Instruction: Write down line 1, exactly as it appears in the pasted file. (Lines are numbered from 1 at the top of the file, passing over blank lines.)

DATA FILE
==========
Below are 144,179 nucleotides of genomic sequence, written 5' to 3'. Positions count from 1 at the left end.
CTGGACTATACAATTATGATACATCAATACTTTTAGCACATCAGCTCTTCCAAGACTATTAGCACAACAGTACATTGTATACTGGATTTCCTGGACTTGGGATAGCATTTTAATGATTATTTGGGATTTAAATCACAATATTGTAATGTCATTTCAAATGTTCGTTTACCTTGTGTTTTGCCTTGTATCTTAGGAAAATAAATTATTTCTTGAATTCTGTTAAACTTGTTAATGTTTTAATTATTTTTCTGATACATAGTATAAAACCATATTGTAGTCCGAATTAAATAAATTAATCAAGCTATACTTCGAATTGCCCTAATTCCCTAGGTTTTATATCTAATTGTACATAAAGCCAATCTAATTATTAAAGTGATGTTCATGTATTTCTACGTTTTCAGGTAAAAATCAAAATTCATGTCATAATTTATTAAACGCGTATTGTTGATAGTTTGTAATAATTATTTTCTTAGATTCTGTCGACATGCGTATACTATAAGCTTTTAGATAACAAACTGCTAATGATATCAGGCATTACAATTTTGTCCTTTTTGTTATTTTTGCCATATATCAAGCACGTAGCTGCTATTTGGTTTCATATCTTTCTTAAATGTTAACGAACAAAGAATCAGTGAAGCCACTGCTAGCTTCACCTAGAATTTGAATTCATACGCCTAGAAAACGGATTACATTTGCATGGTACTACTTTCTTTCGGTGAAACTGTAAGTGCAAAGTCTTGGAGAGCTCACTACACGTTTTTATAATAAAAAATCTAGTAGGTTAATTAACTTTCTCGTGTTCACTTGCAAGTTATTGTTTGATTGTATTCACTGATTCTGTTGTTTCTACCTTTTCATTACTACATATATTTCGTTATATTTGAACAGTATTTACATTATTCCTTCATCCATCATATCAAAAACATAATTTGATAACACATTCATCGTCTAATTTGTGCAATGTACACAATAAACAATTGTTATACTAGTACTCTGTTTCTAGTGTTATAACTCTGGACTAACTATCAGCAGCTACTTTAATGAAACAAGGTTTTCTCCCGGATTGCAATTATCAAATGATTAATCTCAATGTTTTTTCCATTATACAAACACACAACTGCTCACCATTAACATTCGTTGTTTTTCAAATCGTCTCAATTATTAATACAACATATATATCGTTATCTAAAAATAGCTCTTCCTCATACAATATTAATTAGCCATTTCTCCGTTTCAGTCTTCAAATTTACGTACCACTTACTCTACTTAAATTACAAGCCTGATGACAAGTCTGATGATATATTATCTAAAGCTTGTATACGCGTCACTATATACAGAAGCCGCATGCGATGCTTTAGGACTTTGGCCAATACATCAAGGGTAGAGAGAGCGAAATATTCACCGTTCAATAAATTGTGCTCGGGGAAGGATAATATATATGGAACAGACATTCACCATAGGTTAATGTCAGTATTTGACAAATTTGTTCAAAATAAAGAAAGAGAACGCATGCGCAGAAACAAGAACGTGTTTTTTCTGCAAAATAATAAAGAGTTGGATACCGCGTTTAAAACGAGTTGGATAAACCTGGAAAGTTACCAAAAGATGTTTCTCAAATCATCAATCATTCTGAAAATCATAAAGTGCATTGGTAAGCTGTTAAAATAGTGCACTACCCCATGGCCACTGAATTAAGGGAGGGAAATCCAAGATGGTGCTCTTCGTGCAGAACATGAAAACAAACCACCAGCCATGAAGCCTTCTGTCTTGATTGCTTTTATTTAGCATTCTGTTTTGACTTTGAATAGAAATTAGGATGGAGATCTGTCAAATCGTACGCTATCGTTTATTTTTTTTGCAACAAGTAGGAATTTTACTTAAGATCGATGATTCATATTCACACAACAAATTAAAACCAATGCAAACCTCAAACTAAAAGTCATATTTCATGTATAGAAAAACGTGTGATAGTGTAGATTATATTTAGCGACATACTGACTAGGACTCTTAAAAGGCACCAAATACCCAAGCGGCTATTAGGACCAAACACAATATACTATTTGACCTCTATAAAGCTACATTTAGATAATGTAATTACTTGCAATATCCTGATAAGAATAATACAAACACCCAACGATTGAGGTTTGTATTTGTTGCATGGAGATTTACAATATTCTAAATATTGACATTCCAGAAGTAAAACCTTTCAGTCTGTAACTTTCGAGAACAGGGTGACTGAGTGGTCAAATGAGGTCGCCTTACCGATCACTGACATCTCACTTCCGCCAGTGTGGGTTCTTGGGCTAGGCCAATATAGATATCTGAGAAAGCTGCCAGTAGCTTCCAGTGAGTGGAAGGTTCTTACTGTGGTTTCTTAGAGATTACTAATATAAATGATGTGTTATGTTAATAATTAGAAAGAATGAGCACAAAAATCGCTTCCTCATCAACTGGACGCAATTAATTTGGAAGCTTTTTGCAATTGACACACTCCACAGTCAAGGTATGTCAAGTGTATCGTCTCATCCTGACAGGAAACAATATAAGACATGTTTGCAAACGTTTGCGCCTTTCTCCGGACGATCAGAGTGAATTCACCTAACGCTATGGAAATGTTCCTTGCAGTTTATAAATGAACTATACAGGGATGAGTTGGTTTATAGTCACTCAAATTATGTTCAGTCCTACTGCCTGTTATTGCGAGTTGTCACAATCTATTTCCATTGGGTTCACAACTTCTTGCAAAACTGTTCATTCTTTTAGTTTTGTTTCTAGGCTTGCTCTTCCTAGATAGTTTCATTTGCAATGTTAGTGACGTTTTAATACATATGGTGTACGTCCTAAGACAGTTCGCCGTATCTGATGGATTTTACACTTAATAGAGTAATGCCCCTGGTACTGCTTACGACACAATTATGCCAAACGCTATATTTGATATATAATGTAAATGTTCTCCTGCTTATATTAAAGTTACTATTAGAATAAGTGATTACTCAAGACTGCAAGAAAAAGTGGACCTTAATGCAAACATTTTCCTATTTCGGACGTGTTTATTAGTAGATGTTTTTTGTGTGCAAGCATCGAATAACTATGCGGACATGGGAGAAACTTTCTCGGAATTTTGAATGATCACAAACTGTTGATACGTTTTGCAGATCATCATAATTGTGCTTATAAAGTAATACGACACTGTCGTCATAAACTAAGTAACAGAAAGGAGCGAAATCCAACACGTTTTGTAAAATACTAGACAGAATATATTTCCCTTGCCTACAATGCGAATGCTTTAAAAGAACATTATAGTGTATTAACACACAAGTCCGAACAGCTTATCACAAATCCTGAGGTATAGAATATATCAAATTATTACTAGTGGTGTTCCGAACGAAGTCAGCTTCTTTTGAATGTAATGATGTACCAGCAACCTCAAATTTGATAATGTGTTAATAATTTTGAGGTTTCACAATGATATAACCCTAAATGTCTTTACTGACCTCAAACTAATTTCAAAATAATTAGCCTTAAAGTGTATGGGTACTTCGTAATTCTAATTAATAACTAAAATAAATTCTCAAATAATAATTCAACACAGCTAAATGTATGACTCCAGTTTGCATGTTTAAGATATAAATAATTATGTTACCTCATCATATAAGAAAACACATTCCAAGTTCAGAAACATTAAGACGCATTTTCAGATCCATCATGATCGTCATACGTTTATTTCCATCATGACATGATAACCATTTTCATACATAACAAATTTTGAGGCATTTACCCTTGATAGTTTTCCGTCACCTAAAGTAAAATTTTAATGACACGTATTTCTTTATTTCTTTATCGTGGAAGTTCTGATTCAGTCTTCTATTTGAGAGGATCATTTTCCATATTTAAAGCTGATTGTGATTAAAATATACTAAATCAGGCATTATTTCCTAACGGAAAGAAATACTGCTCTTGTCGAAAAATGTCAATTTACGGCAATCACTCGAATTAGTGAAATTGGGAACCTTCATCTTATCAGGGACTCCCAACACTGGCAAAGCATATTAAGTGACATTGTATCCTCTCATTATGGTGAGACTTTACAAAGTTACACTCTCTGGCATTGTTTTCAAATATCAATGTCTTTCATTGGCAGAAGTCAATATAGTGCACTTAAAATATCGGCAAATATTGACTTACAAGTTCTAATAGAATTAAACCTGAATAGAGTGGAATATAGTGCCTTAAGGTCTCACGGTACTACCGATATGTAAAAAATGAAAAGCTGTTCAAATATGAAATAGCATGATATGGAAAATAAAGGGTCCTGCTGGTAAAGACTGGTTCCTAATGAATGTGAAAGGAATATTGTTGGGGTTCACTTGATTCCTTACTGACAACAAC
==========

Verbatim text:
Below are 144,179 nucleotides of genomic sequence, written 5' to 3'. Positions count from 1 at the left end.